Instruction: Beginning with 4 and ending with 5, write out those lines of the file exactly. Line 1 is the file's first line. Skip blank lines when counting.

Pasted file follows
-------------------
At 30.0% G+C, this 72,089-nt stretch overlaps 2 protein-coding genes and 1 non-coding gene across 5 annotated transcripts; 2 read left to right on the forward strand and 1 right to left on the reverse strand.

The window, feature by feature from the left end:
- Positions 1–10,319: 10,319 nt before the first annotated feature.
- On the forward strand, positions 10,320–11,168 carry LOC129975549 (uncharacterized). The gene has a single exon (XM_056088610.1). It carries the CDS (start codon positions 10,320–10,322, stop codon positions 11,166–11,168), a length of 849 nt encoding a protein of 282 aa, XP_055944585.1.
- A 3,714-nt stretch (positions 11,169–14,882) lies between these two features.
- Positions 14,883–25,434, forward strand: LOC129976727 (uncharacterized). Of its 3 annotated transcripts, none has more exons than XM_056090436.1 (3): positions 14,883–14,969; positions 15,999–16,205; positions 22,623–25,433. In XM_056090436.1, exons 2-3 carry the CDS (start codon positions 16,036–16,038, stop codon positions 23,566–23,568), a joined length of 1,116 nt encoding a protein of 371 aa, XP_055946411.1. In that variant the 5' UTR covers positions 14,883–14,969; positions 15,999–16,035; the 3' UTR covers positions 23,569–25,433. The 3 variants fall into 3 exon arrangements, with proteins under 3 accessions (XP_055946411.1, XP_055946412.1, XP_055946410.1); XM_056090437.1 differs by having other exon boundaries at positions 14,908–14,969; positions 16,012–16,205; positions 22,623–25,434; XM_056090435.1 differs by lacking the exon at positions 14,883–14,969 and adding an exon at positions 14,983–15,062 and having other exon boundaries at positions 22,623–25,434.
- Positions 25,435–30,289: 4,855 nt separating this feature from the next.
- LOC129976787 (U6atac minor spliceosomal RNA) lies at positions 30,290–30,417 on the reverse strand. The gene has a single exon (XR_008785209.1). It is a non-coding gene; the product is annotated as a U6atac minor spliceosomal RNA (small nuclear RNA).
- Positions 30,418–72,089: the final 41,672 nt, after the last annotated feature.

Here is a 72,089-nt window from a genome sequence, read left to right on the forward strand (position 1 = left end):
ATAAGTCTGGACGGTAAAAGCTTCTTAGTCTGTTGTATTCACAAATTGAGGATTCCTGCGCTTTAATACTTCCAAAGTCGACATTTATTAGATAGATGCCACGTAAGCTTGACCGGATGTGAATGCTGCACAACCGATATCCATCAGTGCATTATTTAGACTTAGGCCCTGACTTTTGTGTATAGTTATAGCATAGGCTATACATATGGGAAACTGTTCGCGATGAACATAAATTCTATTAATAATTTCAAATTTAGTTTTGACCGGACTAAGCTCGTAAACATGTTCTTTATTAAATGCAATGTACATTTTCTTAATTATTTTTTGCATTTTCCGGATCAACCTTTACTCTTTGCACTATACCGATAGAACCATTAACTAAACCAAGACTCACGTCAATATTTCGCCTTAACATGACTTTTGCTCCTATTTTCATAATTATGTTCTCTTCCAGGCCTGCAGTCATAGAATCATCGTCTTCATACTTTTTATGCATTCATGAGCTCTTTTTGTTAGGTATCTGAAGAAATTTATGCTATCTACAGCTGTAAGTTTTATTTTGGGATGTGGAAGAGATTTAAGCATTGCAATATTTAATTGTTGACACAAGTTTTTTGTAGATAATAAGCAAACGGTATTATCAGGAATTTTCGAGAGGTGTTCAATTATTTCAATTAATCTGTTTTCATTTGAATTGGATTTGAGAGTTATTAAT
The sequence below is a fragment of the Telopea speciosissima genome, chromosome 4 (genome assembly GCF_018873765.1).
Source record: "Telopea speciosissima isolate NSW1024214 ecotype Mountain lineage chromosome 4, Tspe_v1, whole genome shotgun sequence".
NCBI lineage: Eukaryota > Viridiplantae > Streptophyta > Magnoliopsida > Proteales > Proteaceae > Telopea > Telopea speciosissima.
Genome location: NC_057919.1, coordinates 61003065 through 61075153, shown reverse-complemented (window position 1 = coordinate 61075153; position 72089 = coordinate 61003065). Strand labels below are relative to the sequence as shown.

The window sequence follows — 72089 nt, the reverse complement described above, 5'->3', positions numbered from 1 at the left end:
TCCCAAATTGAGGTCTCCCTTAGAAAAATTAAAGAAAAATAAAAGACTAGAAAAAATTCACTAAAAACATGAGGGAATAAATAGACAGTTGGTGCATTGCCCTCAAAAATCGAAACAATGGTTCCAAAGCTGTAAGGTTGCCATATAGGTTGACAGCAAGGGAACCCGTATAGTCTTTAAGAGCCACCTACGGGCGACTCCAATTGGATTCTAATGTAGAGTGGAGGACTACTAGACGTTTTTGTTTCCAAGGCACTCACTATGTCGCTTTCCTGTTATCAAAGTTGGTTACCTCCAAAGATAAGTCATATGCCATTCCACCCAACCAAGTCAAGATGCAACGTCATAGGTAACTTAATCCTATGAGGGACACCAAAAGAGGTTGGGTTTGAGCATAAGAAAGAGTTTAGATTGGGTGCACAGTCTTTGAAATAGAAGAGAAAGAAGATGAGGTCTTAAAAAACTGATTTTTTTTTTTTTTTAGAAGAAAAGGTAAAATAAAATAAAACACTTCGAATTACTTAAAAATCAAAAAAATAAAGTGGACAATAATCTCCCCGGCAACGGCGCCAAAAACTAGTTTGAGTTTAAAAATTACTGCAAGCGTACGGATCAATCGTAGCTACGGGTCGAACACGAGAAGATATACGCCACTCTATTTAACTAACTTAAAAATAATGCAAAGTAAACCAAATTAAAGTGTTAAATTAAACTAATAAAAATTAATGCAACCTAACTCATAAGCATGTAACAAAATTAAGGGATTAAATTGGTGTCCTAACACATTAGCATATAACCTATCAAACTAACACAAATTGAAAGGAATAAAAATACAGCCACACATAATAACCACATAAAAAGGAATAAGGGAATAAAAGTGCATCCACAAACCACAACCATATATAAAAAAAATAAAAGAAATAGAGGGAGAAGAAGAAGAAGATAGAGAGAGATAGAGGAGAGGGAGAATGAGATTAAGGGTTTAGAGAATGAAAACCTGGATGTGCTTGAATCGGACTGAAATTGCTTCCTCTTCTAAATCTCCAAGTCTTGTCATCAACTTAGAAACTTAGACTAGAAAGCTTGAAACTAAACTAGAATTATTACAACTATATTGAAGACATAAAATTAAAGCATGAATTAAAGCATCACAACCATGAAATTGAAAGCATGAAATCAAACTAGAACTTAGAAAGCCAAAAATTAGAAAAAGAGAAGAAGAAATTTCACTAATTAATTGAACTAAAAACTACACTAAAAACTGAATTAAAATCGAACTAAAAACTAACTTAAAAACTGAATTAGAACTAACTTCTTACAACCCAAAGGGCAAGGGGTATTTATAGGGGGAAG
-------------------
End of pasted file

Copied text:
- On the forward strand, positions 10,320–11,168 carry LOC129975549 (uncharacterized). The gene has a single exon (XM_056088610.1). It carries the CDS (start codon positions 10,320–10,322, stop codon positions 11,166–11,168), a length of 849 nt encoding a protein of 282 aa, XP_055944585.1.
- A 3,714-nt stretch (positions 11,169–14,882) lies between these two features.